The idea to bring water from the Seine to Versailles had always been under consideration. But more than just the distance - the river is located nearly 10 km from the château - there was the problem of the elevation to ascend, nearly 150 meters (490 feet). Since 1670, Jean-Baptiste Colbert, Louis XIV's Superintendent of the King's Buildings, had opposed several projects, including one proposed by Jacques de Manse, both for reasons of feasibility and that of cost.
But Arnold de Ville (1653-1722), a young and ambitious bourgeois of Huy in the Province of Liège, who had already built a pump in Saint-Maur, succeeded in submitting to the king his project for pumping the waters of the River Seine to the Château of Val in the forest of Saint-Germain, demonstrating that the same could be done to supply Versailles. This machine, a sort of small scale model of what the Machine of Marly could be, impressed the king, who then entrusted him with the development of a machine on the Seine to supply not only the gardens of Versailles, but also those of the Chateau of Marly then under construction.
The Machine de Marly site is located 7 km (4.4 mi) north of the Château de Versailles and 16.3 km (10.2 mi) west of the center of Paris, on the Seine in the Yvelines department. The river pumps and administration buildings are located in what is now the town of Bougival; relay pumps, machinery, the aqueduct and reservoirs are located in Louveciennes. One reservoir is in the town of Marly-le-Roi.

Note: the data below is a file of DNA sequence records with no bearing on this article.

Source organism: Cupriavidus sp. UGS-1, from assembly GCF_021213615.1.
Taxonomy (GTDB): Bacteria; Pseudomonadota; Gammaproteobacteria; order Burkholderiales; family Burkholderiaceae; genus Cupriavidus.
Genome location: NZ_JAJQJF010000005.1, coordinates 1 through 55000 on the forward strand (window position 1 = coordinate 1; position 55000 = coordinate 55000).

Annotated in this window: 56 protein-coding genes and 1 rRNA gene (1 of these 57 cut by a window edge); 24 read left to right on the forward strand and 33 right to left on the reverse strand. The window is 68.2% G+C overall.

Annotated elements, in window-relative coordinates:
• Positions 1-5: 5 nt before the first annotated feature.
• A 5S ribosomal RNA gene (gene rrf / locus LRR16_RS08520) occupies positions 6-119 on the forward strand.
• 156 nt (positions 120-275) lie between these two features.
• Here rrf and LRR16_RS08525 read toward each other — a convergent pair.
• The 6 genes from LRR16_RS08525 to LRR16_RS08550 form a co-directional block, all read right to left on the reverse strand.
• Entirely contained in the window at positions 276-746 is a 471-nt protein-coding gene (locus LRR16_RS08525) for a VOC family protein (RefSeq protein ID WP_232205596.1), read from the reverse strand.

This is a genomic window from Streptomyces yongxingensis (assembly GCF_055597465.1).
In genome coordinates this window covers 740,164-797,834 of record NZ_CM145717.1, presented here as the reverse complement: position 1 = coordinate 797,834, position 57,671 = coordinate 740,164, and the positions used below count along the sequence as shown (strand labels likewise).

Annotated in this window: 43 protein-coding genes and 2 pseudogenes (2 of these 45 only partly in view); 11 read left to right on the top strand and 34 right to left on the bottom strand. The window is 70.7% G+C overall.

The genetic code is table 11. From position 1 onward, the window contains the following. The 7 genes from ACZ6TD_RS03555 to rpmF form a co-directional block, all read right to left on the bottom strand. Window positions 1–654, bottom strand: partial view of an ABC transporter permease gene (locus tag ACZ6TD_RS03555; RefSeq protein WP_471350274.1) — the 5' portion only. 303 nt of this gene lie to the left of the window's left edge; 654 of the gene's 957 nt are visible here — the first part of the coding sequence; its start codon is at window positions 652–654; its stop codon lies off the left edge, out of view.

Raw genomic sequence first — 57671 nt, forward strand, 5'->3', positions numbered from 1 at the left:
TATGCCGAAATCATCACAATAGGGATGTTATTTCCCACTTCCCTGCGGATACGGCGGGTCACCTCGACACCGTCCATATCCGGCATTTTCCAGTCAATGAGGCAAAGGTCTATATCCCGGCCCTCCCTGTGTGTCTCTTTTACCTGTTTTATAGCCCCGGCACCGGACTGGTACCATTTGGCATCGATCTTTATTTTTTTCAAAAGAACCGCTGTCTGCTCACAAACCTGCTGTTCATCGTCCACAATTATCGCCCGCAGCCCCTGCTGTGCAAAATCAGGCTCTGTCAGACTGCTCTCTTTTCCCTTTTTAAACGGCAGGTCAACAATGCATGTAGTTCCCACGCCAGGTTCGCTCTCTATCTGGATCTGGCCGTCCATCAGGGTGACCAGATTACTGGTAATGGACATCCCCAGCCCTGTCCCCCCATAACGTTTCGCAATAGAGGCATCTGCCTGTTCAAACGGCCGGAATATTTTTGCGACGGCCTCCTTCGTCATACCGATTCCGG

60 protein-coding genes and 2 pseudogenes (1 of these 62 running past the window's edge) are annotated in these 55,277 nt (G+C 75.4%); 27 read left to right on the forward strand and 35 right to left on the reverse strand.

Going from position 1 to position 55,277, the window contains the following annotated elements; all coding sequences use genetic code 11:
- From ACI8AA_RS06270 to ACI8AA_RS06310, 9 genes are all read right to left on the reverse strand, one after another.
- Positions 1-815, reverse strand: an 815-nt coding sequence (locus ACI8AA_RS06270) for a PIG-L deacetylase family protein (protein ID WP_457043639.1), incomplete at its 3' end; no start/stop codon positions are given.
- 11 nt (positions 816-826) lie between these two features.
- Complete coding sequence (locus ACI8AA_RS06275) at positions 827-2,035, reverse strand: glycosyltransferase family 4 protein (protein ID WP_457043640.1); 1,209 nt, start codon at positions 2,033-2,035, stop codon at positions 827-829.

Between Port-Marly and Bezons, the Seine, along its length, was divided into two arms by a series of islands and earth berms linked together by timber/rock dikes to form two disconnected, parallel river beds over ten kilometers in length. The hydraulic pumping machinery, propelling the river water to the top of the hill that borders the Seine, was constructed across from the left arm of the river, a little below the small village of La Chaussée, downstream of Bougival.  A dam at Bezons on the right arm creates a hydraulic head measuring 3.1 meters (10 feet 2 inches) high to power the wheels of the Machine de Marly. The upper pumping relay station (demolished) was located next to the Château des Eaux (1700) and pumped water to the top of the Louveciennes aqueduct, which fed the Louveciennes and Marly reservoirs, near the site of the Château de Marly (demolished).
It does not seem that one has ever completed a machine that has made as much noise in the world as that of Marly...
To design and build this machine, Arnold de Ville, who did not have the technical skills, appealed to two men from Liège, the master carpenter and mechanic Rennequin Sualem (1645-1708) and his brother Paulus. He had already worked with them on a pump at the Château de Modave and Rennequin Sualem was the designer of the pump at the Château de Val. The entire project - channeling and dikes on the Seine, construction of the machine and the network of aqueducts and basins - would last for 6 years. The chosen site on the Seine would later become the town of Bougival (at the location of the current locks of Bougival).